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Rovers 4; Olympics 1.

NO WRITER ATTRIBUTED

The game between the Rovers and Olympics on Jarvis field Saturday was seen by about fifty students. Those who saw it were surprised at the amount of skill shown by the players, who in spite of being mostly workmen who can get off only only or two afternoons in the week to practise, had been used to the game so long as to have a great deal of prowess. Several men who came up with the team. The opinions of those who saw the game were various. Some who had not played foot ball thought the game rather tame and monotonous. Those who had played American foot ball thought it would be good fun. Nearly all agreed that it would be as interesting a game to play as our game but not so good to look at.

Several athletic men were impressed with the idea that it would make a first rate winter sport. There are a great many days in the winter when the ground is frozen and the air bracing, and these days could be utilized by any who like the sport to go out and play a little. It is by no means necessary to have eleven men on each side. Four or five on each side can play a game and have a great deal of fun out of it. The game is excellent for the wind and develops quickness and steadiness on the feet to a great degree. The crews for instance might play sometimes for half an hour or so when the weather is good and get splendid exercise in a much more agreeable way than running up North Avenue. The same may be said of the nine and the Mott Haven men; while if the game were once well started here there would be large numbers of students who would take every opportunity to go out and kick the ball. It is by no means necessary to play a hard game to get pleasure out of it, for in association foot ball merely kicking and bunting the ball affords so much chance for skill that even two men may amuse themselves in playing against each other.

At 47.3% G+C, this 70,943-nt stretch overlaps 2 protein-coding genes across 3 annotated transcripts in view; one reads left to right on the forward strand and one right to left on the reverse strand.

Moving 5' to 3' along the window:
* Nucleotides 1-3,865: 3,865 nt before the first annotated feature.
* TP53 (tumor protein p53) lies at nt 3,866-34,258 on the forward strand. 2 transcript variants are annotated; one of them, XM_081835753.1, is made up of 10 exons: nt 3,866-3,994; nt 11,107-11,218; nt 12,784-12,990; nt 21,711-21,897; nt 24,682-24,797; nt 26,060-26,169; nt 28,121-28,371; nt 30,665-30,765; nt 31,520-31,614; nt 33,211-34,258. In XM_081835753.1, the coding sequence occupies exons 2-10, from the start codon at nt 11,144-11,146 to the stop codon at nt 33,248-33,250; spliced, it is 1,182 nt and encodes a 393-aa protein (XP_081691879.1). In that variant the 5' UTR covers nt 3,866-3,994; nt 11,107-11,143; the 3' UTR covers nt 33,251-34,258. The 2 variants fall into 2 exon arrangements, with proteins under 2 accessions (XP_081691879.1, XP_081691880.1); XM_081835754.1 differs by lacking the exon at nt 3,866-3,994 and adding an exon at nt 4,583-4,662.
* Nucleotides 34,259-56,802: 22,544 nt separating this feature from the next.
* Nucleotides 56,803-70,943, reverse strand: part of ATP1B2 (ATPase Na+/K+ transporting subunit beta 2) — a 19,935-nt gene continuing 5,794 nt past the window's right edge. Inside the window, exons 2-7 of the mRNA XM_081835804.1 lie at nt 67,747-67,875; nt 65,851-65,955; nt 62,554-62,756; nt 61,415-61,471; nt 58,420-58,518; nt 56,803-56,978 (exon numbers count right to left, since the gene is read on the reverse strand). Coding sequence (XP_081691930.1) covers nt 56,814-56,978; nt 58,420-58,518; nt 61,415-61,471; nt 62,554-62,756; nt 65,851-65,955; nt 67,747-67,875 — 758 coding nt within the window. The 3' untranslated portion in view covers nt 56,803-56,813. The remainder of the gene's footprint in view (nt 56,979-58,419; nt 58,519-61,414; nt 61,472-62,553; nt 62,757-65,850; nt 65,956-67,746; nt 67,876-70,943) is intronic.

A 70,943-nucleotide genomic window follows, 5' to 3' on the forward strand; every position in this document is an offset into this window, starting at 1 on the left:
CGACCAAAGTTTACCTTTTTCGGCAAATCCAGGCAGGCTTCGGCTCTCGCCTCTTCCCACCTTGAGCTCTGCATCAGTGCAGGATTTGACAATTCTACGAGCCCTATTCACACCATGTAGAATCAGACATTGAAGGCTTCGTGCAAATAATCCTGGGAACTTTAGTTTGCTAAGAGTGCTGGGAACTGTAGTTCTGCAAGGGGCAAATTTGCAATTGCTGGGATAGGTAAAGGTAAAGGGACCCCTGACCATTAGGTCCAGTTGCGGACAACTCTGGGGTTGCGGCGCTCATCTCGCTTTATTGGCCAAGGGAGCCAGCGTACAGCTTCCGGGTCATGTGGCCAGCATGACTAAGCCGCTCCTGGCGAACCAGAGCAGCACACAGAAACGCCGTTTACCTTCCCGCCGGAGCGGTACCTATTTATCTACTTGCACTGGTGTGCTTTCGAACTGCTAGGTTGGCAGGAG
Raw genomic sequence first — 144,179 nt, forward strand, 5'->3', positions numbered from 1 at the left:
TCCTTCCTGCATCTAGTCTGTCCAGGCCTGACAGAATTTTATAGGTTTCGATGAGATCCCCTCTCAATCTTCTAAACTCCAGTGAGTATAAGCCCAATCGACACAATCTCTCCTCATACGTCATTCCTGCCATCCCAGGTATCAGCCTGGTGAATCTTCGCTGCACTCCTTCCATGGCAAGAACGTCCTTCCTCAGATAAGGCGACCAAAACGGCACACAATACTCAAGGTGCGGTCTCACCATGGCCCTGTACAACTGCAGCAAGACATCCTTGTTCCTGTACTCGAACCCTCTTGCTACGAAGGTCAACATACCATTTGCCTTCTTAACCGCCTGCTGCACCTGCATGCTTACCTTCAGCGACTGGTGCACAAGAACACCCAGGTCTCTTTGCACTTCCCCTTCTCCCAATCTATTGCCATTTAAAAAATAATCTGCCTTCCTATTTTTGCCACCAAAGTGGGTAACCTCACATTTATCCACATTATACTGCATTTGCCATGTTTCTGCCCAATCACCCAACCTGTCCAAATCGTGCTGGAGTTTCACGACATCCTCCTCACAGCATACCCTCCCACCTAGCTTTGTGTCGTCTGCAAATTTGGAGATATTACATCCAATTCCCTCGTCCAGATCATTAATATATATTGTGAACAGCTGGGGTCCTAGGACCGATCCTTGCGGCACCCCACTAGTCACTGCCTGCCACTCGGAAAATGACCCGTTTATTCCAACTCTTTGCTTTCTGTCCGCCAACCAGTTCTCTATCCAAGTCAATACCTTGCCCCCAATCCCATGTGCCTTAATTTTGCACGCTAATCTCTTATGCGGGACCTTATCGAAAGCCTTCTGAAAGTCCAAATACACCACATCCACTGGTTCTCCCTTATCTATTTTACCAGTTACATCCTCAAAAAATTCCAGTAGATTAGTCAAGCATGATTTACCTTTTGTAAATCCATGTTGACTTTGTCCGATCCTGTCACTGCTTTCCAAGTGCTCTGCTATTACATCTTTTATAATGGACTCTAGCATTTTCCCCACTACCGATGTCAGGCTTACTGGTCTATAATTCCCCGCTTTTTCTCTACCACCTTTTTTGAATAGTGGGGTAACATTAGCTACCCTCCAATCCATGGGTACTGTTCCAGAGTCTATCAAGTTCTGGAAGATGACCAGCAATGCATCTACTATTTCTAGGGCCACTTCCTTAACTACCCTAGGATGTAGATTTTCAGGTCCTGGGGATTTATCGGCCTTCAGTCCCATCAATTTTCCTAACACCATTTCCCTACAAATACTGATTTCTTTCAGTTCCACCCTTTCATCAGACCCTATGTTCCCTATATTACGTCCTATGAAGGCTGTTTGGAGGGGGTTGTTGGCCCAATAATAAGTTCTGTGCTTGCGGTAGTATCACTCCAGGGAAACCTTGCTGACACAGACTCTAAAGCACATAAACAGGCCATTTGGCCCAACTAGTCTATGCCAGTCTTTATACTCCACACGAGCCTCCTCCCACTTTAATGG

In short it is an excellent game to play but rather uninteresting to watch. It is a game which a great number of men might play with more ease than almost any other were it once thoroughly established.

The game last Saturday showed that team play will win association foot ball as well as any other game. The Rovers won apparently simply on their being able to play together better than their opponents. The teams took their positions as follows:

ROVERS. OLYMPICS.

D. Shea. Goal. E. Bowden.

J. King. Full-back. O. Mayes.

J.Buckley (capt.) Full-back. S. Burgess.

G. Colligan. Half-back. J. Whittaker.

H. Waring. Half-back. A. L. Pilling.

G. Adams. Half-back. T. Moore.

T. Kennedy. Left Wing. J. Baylon.

P. Gavan. Left Wing. J. W. Randall.

H. Wilde. Right Wing. G. H. Ingham.

R. Bell. Right Wing. J. Finlay (capt.)

J. Mercer. Centre. J. Whitehead,

Thos. Burke. Umpire. T. Taylor.

A. Johnson, Referee.

At the beginning of the game it was evident that the Rovers were doing better work though it took them a good while to score. The ball travelled from one end of the field to the other several times before any scoring was done. The Olympics generally forced it down by means of one or two players, who, when they got down near their opponents' goal were quite unable to make a good try for goal. The Rovers when they returned the ball seemed to use nearly all their men. After about 15 minutes play the Rovers scored a goal very prettily. A second goal was scored by Mercer in a few more minutes, after which the Olympics took a considerable brace and by some very fine individual work scored a goal. The half ended with the score 2 to 1 in favor of the Rovers.

In the second half the Rovers had it all their own way and scored two more goals. Kennedy and Bell each kicked a goal and toward the end of the game the Olympics seemed to lose some of their snap. The game ended about 4 o'clock with the score 4 to 1.

Throughout the game was very lively and the players went at their work with a great deal of dash, and had the teams been backed up by crowds of enthusiastic followers the game would have been by no means without excitement.

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